Ask DEV.to : Why there is no CSS in the cloud

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I did not found a single reason that there’s no reason CSS couldn’t be created dynamically through some third-party service.

If CSS would have been in the cloud, a designer could update the look of your site without having to push out new code, this would also solve the headache of cross-browser compatibility.

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Can you explain a bit more about your idea, I don't quite understand what you mean. What do you imagine?


So you are talking about a visual code editor for css only that resides in the cloud? You can log into it and make amendments to the styling of a given website?

I think most developers enjoy using IDE's text editors, source control and having the CSS in the same project in the same place for convenience.
The bigger issue to keep in mind would be security. As the cloud is just somebody else's computer it would potentially open up an attack vector.

The other things to consider, speed, remote code is slower, your CSS would need to be GET and downloaded cached, painted and so on. We aren't all blessed with fast internet, but okay edge caching helps and cdns do this.

A reasonable and more viable solution, have CSS on your local machine but have CSS variables hooked up to this cloud dashboard, get those values in JavaScript via fetch and then set those CSS variables via JavaScript also.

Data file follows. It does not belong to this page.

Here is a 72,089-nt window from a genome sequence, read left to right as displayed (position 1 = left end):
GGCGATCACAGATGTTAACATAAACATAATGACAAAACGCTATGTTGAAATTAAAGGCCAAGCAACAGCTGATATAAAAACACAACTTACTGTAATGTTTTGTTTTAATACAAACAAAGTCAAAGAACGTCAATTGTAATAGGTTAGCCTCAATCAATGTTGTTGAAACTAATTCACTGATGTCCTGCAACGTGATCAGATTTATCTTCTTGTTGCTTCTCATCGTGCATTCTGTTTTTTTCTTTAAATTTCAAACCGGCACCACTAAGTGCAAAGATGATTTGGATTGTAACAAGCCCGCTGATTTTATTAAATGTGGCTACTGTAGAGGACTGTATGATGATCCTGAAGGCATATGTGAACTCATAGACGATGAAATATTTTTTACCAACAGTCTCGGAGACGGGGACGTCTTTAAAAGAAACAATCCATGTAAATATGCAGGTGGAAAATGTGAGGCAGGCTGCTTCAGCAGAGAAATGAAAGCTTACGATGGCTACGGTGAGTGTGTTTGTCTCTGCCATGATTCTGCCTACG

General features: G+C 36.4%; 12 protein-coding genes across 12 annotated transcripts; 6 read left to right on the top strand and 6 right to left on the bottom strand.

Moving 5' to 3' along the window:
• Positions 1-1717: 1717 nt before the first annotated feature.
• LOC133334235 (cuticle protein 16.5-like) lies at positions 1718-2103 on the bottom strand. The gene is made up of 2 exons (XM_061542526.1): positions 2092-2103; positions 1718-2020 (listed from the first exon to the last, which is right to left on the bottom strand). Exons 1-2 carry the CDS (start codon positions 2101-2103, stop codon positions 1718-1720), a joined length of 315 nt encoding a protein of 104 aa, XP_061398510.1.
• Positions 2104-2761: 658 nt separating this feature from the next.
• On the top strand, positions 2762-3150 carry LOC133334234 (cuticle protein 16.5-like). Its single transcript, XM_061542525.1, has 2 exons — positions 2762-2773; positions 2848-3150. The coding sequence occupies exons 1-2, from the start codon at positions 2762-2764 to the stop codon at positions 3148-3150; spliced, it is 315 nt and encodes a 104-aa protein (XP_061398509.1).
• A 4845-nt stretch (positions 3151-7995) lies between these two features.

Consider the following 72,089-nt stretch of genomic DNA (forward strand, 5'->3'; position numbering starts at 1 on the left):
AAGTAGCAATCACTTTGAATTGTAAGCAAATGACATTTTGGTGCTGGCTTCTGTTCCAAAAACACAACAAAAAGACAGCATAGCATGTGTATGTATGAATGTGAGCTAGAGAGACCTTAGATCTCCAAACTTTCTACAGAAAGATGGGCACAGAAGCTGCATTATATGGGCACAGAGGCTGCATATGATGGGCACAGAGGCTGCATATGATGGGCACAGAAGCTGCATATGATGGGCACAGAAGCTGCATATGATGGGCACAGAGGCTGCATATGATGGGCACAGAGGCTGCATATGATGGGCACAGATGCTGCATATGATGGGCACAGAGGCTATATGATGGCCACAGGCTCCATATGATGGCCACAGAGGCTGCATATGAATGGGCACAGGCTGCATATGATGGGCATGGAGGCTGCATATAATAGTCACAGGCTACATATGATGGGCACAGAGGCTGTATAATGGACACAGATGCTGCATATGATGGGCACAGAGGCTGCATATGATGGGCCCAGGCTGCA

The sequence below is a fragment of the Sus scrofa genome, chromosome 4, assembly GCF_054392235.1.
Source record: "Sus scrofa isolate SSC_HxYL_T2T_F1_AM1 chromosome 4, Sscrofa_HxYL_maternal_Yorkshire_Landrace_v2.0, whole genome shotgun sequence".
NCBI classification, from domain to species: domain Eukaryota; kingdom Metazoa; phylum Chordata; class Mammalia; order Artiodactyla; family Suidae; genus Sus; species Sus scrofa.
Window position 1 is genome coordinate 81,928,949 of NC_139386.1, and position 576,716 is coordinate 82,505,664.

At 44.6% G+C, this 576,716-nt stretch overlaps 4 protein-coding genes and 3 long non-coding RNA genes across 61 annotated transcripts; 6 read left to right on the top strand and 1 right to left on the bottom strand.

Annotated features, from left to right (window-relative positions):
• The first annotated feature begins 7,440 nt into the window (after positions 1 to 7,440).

Imagine if a designer could modify your webapp etc.. without pushing out code ^

Because styling involves knowledge in more than just css it takes knowledge in UX and accessibility and also atleast in my experience, that most designers that know CSS are also developers as well, it's far more likely that this target audience doesn't exist yet, but by all means make it happen. Just because something isn't done that way doesn't mean it shouldn't exist. Maybe such a tool could give warnings around accessibility and poor UX in design.


Simple. CSS or styling is often a creative work, as creative as code writing, or software engineering, hence, leave it to the developers.
I guess we have to wait till we have a offering for code-as-a-service, and style-as-a-service will follow automatically.


Could you maybe explain a bit more how this should have an impact on cross-browser compatibility? Wouldn't it still be neccessary to write multiple CSS rules for browsers with missing features?

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